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Small-cap and large-cap companies receive a lot of attention from investors, but mid-cap stocks like Alaska Air Group, Inc. (NYSE:ALK), with a market cap of US$7.7b, are often out of the spotlight. While they are less talked about as an investment category, mid-cap risk-adjusted returns have generally been better than more commonly focused stocks that fall into the small- or large-cap categories. ALK’s financial liquidity and debt position will be analysed in this article, to get an idea of whether the company can fund opportunities for strategic growth and maintain strength through economic downturns. Remember this is a very top-level look that focuses exclusively on financial health, so I recommend a deeper analysis into ALK here.
Does ALK Produce Much Cash Relative To Its Debt?
ALK has built up its total debt levels in the last twelve months, from US$2.4b to US$3.7b , which accounts for long term debt. With this growth in debt, ALK's cash and short-term investments stands at US$1.4b to keep the business going. Additionally, ALK has generated cash from operations of US$1.4b over the same time period, resulting in an operating cash to total debt ratio of 37%, meaning that ALK’s current level of operating cash is high enough to cover debt.
Does ALK’s liquid assets cover its short-term commitments?
Looking at ALK’s US$3.4b in current liabilities, it appears that the company may not have an easy time meeting these commitments with a current assets level of US$2.0b, leading to a current ratio of 0.59x. The current ratio is calculated by dividing current assets by current liabilities.
Can ALK service its debt comfortably?
With debt reaching 52% of equity, ALK may be thought of as relatively highly levered. This is not unusual for mid-caps as debt tends to be a cheaper and faster source of funding for some businesses. We can check to see whether ALK is able to meet its debt obligations by looking at the net interest coverage ratio. A company generating earnings before interest and tax (EBIT) at least three times its net interest payments is considered financially sound. In ALK's, case, the ratio of 24.33x suggests that interest is comfortably covered, which means that debtors may be willing to loan the company more money, giving ALK ample headroom to grow its debt facilities.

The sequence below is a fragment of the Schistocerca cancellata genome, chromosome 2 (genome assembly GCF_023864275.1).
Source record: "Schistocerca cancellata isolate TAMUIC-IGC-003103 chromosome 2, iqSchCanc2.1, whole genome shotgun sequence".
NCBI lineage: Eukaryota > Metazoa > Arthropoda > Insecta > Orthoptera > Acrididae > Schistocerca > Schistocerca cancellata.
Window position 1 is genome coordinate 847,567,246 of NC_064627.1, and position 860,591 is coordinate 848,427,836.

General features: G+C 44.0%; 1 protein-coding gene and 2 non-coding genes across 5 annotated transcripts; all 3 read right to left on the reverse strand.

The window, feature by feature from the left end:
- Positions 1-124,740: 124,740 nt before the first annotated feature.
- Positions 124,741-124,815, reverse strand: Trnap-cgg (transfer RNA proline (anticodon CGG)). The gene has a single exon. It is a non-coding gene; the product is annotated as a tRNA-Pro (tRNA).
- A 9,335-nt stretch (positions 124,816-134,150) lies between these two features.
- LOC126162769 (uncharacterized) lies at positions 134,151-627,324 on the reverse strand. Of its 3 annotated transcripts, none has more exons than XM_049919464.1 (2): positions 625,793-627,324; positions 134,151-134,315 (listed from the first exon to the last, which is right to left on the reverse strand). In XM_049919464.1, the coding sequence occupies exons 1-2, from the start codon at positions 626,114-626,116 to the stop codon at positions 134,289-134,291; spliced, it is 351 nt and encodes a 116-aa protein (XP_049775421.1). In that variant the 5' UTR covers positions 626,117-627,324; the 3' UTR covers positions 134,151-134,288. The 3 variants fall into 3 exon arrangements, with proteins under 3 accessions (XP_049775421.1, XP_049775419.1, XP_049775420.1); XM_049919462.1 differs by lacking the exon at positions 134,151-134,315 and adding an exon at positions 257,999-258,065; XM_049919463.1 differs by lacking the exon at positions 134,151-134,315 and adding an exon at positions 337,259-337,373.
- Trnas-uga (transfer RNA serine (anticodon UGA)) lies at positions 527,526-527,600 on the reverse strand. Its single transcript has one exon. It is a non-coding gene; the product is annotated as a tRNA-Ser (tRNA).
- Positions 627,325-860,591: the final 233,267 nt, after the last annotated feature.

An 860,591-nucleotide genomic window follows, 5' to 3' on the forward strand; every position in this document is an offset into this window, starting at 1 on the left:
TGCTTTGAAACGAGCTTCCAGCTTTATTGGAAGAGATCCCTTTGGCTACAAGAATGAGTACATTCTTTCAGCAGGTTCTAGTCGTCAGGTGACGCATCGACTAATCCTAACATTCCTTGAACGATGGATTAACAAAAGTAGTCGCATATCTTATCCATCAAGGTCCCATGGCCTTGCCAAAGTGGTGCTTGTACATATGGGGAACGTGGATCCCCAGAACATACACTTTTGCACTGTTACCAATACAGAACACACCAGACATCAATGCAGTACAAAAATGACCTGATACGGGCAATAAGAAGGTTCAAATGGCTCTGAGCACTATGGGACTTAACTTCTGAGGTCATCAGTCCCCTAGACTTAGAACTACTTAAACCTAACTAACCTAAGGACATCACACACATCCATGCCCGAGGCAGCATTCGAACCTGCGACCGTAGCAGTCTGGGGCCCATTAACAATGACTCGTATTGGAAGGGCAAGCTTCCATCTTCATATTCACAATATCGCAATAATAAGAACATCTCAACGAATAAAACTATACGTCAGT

ALK’s high cash coverage means that, although its debt levels are high, the company is able to utilise its borrowings efficiently in order to generate cash flow. But, its low liquidity raises concerns over whether current asset management practices are properly implemented for the mid-cap. I admit this is a fairly basic analysis for ALK's financial health. Other important fundamentals need to be considered alongside. I recommend you continue to research Alaska Air Group to get a better picture of the stock by looking at:
- Future Outlook: What are well-informed industry analysts predicting for ALK’s future growth? Take a look at our free research report of analyst consensus for ALK’s outlook.
- Valuation: What is ALK worth today? Is the stock undervalued, even when its growth outlook is factored into its intrinsic value? The intrinsic value infographic in our free research report helps visualize whether ALK is currently mispriced by the market.
- Other High-Performing Stocks: Are there other stocks that provide better prospects with proven track records? Explore our free list of these great stocks here.
We aim to bring you long-term focused research analysis driven by fundamental data. Note that our analysis may not factor in the latest price-sensitive company announcements or qualitative material.
If you spot an error that warrants correction, please contact the editor at firstname.lastname@example.org. This article by Simply Wall St is general in nature. It does not constitute a recommendation to buy or sell any stock, and does not take account of your objectives, or your financial situation. Simply Wall St has no position in the stocks mentioned. Thank you for reading.